Electric Mobility, together with other alternative powertrains, holds great promise for India in tackling rising emissions and reducing dependency on oil imports. In recent years, significant Central and State governments through interventions like FAME, PMP, PLI, and State EV policies. Industry players have embraced the potential of EVs in India, with OEMs, startups, and shared mobility providers exploring new products and business models.

The investment community recognizes EVs as a high-potential area, while academia and premier institutions like IITs are actively researching and refining EV technology for Indian use cases. This collective effort showcases a strong determination from the government, industry, and academia to kick-start the EV revolution in India.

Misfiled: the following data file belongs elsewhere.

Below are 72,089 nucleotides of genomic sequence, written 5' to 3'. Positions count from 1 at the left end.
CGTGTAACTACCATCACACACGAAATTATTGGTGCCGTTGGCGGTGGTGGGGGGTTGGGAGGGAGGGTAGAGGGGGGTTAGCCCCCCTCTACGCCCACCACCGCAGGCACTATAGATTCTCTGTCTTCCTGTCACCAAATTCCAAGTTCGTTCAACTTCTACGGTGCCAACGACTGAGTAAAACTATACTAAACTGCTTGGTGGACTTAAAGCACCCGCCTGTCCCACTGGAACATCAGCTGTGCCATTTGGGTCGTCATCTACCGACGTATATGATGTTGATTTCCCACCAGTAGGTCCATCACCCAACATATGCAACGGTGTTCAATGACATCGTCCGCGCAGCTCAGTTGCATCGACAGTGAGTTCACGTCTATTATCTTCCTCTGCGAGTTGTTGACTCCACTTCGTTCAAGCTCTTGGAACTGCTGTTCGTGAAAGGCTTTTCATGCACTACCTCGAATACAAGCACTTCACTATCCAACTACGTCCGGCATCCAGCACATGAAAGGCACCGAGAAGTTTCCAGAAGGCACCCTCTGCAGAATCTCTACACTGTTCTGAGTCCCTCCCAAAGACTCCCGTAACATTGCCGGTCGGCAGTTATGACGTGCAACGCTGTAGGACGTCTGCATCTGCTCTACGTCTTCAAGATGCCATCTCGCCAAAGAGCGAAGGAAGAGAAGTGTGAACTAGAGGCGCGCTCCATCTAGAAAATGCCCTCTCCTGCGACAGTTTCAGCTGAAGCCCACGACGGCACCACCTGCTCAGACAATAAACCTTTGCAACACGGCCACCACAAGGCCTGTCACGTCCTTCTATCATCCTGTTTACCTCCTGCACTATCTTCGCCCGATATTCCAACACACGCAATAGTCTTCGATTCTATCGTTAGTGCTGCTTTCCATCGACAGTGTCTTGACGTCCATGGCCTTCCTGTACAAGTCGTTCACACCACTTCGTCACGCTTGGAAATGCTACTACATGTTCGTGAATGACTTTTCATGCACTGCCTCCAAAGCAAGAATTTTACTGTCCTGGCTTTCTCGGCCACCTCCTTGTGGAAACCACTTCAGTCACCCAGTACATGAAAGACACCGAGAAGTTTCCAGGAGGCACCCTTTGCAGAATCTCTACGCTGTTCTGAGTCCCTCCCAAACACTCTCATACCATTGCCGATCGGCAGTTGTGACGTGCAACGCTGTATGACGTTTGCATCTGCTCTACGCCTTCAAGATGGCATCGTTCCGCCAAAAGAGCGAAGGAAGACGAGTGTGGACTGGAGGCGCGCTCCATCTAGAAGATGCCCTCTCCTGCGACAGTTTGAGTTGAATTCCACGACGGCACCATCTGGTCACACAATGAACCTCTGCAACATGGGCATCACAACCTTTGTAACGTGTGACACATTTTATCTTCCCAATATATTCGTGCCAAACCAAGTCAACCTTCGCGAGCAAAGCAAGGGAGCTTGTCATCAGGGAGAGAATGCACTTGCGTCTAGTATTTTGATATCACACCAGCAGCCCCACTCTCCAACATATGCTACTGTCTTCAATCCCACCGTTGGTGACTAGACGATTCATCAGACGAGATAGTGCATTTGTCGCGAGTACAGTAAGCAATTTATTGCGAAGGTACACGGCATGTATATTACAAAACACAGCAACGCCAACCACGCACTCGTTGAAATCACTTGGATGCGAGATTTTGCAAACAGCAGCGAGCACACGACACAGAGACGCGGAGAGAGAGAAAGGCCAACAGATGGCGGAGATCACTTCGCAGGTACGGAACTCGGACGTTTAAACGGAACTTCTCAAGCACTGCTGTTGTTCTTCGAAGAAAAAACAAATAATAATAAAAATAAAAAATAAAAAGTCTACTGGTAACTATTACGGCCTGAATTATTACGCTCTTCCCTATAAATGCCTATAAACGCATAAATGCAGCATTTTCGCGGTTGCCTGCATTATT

However, the transition to EVs also presents challenges. The supply chain for key components is nascent and dependent on imports, necessitating stable procurement of raw materials even with localization efforts. Prospective EV users have concerns about range anxiety, charging infrastructure, financing,and vehicle performance. Addressing these concerns while achieving the right value-price equation through unique business models is critical in a cost-conscious market.

C. INDIAN AUTO-COMPONENT INDUSTRY